OPINION: In a recent exchange with Family First, euthanasia advocate Dr Philip Nitschke tweeted: "Suicide is a fundamental human right - one that society has no moral right to interfere with."
I find that attitude highly disturbing.
He had previously come under fire from two Australian suicide prevention organisations, Beyond Blue and the Black Dog Institute, after his involvement in the suicide of a physically healthy 45-year-old Australian man.
Many people believe that the promotion of assisted suicide is a message that will be heard not just by those with a terminal illness but also by anyone tempted to think they can no longer cope with their suffering - whatever the nature of that suffering.
- No apology from National MP Simon O'Connor over suicide comments
- No advice from assisted dying report
And this appears to be the theme of the Facebook post by National MP Simon O'Connor - even if it was clumsily expressed.
Another MP Chester Borrows was just as blunt recently: "We have a horrific record on suicide and I think [euthanasia] sends a message that sometimes it is okay to top yourself."
An analysis of the submissions to the Select Committee considering euthanasia recently found that almost a quarter of the 17,000 submissions opposing euthanasia were concerned about mixed messages being sent to the young, disabled and vulnerable about suicide.
You don't discourage suicide by assisting suicide.
- If you wish to talk to someone about mental illness or domestic violence, you can call Lifeline on 0800 543 354, the Depression Helpline on 0800 111 757 or the National Telehealth Service on 1737.
There is a 'social contagion' aspect to suicide - assisted or non-assisted - and we need more discussion about suicide prevention, not euthanasia.
Laws permitting assisted suicide send a societal message that, under especially difficult circumstances, some lives are judged to be not worth living — and that suicide is a reasonable or appropriate way out of dealing with suffering.
The Scottish parliament report considering the introduction of an assisted suicide bill in 2015 said:
"The Committee is concerned that this has the potential not only to undermine the general suicide prevention message by softening cultural perceptions of suicide at the perimeters, but also to communicate an offensive message to certain members of our community (many of whom may be particularly vulnerable) that society would regard it as 'reasonable', rather than tragic, if they wished to end their lives."
Protracted discussion and the promotion of assisted suicide and related cases will - even unintentionally - undermine the suicide prevention message by implying that the promotion of mental health and wellbeing for people in pain is futile or counterproductive, and that suicide is their best outcome.
People contemplating suicide may justify doing it based on positive stories and arguments they have heard about assisted suicide
The World Health Organization notes the scholarly research on the imitative nature of suicide:
"Systematic reviews of these (50) studies have consistently drawn the same conclusion: media reporting of suicide can lead to imitative suicidal behaviours.… Particular subgroups in the population (e.g., young people, people suffering from depression) may be especially vulnerable to engaging in imitative suicidal behaviours."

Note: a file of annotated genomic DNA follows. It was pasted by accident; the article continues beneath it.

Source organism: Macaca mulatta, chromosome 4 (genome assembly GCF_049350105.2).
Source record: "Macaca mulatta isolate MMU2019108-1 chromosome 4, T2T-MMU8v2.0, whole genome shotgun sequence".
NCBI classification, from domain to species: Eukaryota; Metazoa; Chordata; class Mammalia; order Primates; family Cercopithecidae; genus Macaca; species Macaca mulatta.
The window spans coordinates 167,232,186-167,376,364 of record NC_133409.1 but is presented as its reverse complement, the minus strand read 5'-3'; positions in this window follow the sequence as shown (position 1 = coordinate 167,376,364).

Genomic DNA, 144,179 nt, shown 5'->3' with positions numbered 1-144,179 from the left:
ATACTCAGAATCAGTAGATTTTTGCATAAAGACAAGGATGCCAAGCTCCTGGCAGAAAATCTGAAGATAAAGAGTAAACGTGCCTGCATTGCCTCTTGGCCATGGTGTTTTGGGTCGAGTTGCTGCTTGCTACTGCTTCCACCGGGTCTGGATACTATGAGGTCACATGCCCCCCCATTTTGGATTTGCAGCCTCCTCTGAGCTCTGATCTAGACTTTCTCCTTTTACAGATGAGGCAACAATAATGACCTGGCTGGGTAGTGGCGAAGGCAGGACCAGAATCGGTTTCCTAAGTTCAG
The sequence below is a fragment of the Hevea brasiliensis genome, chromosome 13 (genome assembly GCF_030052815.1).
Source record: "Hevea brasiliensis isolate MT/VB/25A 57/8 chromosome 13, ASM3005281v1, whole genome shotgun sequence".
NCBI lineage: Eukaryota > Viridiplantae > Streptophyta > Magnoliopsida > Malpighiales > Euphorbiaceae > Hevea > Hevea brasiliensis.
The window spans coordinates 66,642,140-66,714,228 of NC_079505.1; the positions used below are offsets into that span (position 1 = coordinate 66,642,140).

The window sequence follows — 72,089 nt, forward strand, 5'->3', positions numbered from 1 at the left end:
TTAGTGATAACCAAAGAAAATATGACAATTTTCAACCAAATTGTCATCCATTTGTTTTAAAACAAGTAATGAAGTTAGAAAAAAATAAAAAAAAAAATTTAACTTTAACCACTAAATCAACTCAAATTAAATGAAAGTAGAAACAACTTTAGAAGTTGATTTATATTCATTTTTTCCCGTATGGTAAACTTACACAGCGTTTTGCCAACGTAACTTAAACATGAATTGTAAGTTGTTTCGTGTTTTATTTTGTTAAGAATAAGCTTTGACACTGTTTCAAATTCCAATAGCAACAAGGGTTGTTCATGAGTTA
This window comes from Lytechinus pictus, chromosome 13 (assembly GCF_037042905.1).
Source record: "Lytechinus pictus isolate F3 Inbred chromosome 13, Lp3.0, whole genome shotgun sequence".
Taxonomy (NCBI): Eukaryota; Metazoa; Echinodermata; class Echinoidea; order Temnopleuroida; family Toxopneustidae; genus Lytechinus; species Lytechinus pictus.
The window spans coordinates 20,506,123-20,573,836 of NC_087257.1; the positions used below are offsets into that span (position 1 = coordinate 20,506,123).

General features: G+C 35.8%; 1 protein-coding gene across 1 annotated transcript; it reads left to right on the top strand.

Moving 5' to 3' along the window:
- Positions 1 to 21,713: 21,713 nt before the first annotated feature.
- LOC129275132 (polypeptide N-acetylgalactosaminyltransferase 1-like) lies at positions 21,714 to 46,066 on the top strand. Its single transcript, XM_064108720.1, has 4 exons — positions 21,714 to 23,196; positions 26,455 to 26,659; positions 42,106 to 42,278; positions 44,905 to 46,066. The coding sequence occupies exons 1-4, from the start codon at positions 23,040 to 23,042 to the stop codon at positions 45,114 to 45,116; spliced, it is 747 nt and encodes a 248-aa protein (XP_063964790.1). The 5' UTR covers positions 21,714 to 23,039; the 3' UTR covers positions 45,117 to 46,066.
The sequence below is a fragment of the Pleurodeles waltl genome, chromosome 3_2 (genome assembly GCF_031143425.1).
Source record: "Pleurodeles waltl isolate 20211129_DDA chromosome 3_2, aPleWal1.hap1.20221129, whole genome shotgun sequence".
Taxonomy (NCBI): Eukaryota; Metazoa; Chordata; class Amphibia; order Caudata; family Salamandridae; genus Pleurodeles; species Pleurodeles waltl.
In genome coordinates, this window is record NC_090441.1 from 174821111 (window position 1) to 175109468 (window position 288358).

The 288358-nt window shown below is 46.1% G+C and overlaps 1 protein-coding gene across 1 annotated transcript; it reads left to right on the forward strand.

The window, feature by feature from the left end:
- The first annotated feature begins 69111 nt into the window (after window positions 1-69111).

It can feed into people's fears about dying, fears which are well dealt with through the sort of holistic care provided by palliative care.
ACT MP David Seymour's Bill proposes assisted suicide for someone with a "grievous and irremediable medical condition".
If you have ever struggled with mental illness, that definition absolutely fits - at the time.
A New Zealand Medical Journal report said that reporting on suicide in any way puts vulnerable people at risk.
It's time to focus on providing the very best palliative care and support for vulnerable people - whether they are at the end of their life, or momentarily wishing they were at the end of their life.
Robert Salamanca wanted to commit suicide after being diagnosed with Lou Gehrig's disease. This was when Jack Kevorkian was - to much media acclaim - helping people with disabilities and terminal conditions kill themselves.
Eventually, he admitted, "I came out of the fog," so happy to be alive. Before he died, Bob wrote a column for the San Francisco Chronicle titled 'I Don't Want a Choice to Die':
"[R]eporting in the media too often makes us feel like token presences, burdens who are better off dead... Many pro-euthanasia groups "showcase" people with ALS. They portray us as feeble, unintelligible and dying by slow suffocation. This is absolutely false, and I protest their efforts vehemently. By receiving proper medical care, a terminally ill person can pass away peacefully, pain-free and with dignity. We are not people just waiting for someone to help us end our misery, but to the contrary, we are people reaching out to love... to be loved... wanting to feel life at its best. Too many people have accepted the presumption that an extermination of some human lives can be just... Where has our sense of community gone? True, terminal illness is frightening, but the majority of us overpower the symptoms and are great contributors to life."
Suicide. Assisted suicide. We can live without them.
Bob McCoskrie is the national director of Family First New Zealand, an organisation which emphasises Judeo-Christian values.